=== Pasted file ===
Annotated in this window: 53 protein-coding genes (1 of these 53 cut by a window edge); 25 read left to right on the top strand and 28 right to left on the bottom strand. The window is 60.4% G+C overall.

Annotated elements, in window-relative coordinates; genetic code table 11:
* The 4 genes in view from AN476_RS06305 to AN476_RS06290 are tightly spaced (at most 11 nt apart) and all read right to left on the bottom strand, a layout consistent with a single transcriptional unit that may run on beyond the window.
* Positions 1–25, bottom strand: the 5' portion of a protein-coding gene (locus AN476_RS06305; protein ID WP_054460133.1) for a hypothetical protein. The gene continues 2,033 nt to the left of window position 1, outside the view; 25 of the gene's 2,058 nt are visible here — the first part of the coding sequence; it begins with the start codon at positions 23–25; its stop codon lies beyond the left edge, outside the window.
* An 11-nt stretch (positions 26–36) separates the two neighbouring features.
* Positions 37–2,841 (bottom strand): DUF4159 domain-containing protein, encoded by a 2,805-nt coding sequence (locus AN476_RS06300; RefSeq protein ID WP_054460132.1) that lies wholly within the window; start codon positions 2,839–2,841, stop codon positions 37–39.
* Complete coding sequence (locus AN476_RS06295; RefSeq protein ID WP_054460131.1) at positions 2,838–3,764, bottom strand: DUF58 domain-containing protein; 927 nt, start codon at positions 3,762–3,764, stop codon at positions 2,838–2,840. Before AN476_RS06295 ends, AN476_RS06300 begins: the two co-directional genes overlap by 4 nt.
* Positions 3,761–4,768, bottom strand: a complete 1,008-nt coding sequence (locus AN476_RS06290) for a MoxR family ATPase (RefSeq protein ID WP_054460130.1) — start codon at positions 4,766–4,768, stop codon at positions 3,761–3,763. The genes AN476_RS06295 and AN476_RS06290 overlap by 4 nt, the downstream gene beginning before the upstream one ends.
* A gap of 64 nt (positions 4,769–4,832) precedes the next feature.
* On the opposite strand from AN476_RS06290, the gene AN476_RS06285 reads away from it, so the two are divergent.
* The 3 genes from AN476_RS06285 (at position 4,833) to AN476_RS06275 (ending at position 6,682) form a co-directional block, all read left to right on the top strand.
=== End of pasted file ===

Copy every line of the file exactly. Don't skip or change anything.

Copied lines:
Annotated in this window: 53 protein-coding genes (1 of these 53 cut by a window edge); 25 read left to right on the top strand and 28 right to left on the bottom strand. The window is 60.4% G+C overall.

Annotated elements, in window-relative coordinates; genetic code table 11:
* The 4 genes in view from AN476_RS06305 to AN476_RS06290 are tightly spaced (at most 11 nt apart) and all read right to left on the bottom strand, a layout consistent with a single transcriptional unit that may run on beyond the window.
* Positions 1–25, bottom strand: the 5' portion of a protein-coding gene (locus AN476_RS06305; protein ID WP_054460133.1) for a hypothetical protein. The gene continues 2,033 nt to the left of window position 1, outside the view; 25 of the gene's 2,058 nt are visible here — the first part of the coding sequence; it begins with the start codon at positions 23–25; its stop codon lies beyond the left edge, outside the window.
* An 11-nt stretch (positions 26–36) separates the two neighbouring features.
* Positions 37–2,841 (bottom strand): DUF4159 domain-containing protein, encoded by a 2,805-nt coding sequence (locus AN476_RS06300; RefSeq protein ID WP_054460132.1) that lies wholly within the window; start codon positions 2,839–2,841, stop codon positions 37–39.
* Complete coding sequence (locus AN476_RS06295; RefSeq protein ID WP_054460131.1) at positions 2,838–3,764, bottom strand: DUF58 domain-containing protein; 927 nt, start codon at positions 3,762–3,764, stop codon at positions 2,838–2,840. Before AN476_RS06295 ends, AN476_RS06300 begins: the two co-directional genes overlap by 4 nt.
* Positions 3,761–4,768, bottom strand: a complete 1,008-nt coding sequence (locus AN476_RS06290) for a MoxR family ATPase (RefSeq protein ID WP_054460130.1) — start codon at positions 4,766–4,768, stop codon at positions 3,761–3,763. The genes AN476_RS06295 and AN476_RS06290 overlap by 4 nt, the downstream gene beginning before the upstream one ends.
* A gap of 64 nt (positions 4,769–4,832) precedes the next feature.
* On the opposite strand from AN476_RS06290, the gene AN476_RS06285 reads away from it, so the two are divergent.
* The 3 genes from AN476_RS06285 (at position 4,833) to AN476_RS06275 (ending at position 6,682) form a co-directional block, all read left to right on the top strand.